Are Stepfamilies Happy?

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A babysitter in Minnesota told me the following story:

She has been caring for children for 14 years and has taken two vacations during this time. Its contract allows for ten days payable annually and up to five paid days. The few days patients who took years ago were when her baby was born and when her husband and baby underwent surgery.

It took her sick day this summer to attend a parent’s funeral. She had cared for her son for eight years. This month she plans to take her last paid day to go with her seniors to college. All parents are comfortable with this except one.

One parent refuses because he thinks the giver has taken his last date to attend the funeral. She doesn’t want to pay $ 84 (the cost of one day’s care for her three children) on the next trip to college.

I have heard similar stories from caregivers over the years. Caregivers work long hours and take very little leave, if any, vacation or other days. The parents of the children in their care are usually understanding and will not hesitate to offer a rest.

But, there are some parents who fight: “You can’t take a sick day at a funeral because you’re not sick,” “I’m not happy because now I have to pay twice this day,” “Why should I pay for days when my child is not in your care?” And so on.

Obviously, some parents are struggling financially and find it difficult to pay for the care of their children.

But many parents are receiving more paid vacation, sick days, vacations, and other work benefits than most caregivers. In the above scenario the grieving parent took two vacations so far this year and now wants to pinpoint money.

My Planning

I responded to a Minnesota child-care supervisor and told him that it made sense to interpret his illness as a funeral. As a result, he only had one day to spend on his college trip. It is true that no matter how reasonable they may be, there may be some parents who will not see them the same way. Therefore, I asked him to choose the following three options:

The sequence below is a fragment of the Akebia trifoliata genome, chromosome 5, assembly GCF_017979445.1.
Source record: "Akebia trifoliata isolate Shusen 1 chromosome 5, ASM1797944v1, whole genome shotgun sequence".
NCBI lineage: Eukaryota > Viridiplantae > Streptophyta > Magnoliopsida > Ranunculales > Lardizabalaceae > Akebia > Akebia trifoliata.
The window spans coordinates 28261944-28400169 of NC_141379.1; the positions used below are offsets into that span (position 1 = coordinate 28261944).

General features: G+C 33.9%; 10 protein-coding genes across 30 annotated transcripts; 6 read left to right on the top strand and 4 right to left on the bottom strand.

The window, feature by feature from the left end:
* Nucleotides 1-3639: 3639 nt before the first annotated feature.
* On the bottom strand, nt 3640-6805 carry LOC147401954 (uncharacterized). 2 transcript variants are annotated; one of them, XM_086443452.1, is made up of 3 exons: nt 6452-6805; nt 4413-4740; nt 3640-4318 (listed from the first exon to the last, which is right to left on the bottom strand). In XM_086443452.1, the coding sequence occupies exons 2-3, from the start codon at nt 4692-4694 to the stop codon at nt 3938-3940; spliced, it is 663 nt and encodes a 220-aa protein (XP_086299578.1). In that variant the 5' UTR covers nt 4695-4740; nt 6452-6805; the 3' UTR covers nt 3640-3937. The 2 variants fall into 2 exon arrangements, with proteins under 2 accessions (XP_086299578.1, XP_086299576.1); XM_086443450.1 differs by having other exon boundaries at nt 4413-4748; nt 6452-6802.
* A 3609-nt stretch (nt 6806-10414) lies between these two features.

1) Tell the parent you took the funeral as a sick day and they owe you $ 84 per day. If they refuse to pay, tell them that you will terminate their agreement with them.

2) Tell the parent you believe you have the right to take the day but you understand that they may not see things the same way. Talk to them. Are they willing to pay half? What if they pay you $ 84 but publish for three months?

3) While your responsibility is reasonable, do not give up trying to convince the parent that he or she should pay you back. Let it go and don’t let it distract you. Life is too short to try to prove to a parent that you are reasonable.

In the end the child caregiver chooses option # 2. They try to talk to the parent and tell the parent that if they agree to the persuasion they may need to find another caregiver who can meet their needs.

We are learning

Caregivers and parents are often the best. Occasionally some parents (and other donors) try to take advantage of every opportunity. When are the caregivers for these parents the best? Probably.

There is no problem choosing the # 3 method above to deal with your parent. Providers offer their own rules on a regular basis. But, if you want to represent a parent, then go for it. There is no shame in doing what you believe is reasonable.

Tom Copeland – www.tomcopelandblog.com

Image credit: https://www.publicdomainpictures.net/en/view-image.php?image=84205&picture=smile-face-wallpaper

For more information on how to create your own relationship with your ideas and how you can achieve it, see my book Family Child Care Contracts and Policies.


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Categories: Agreements & Policies





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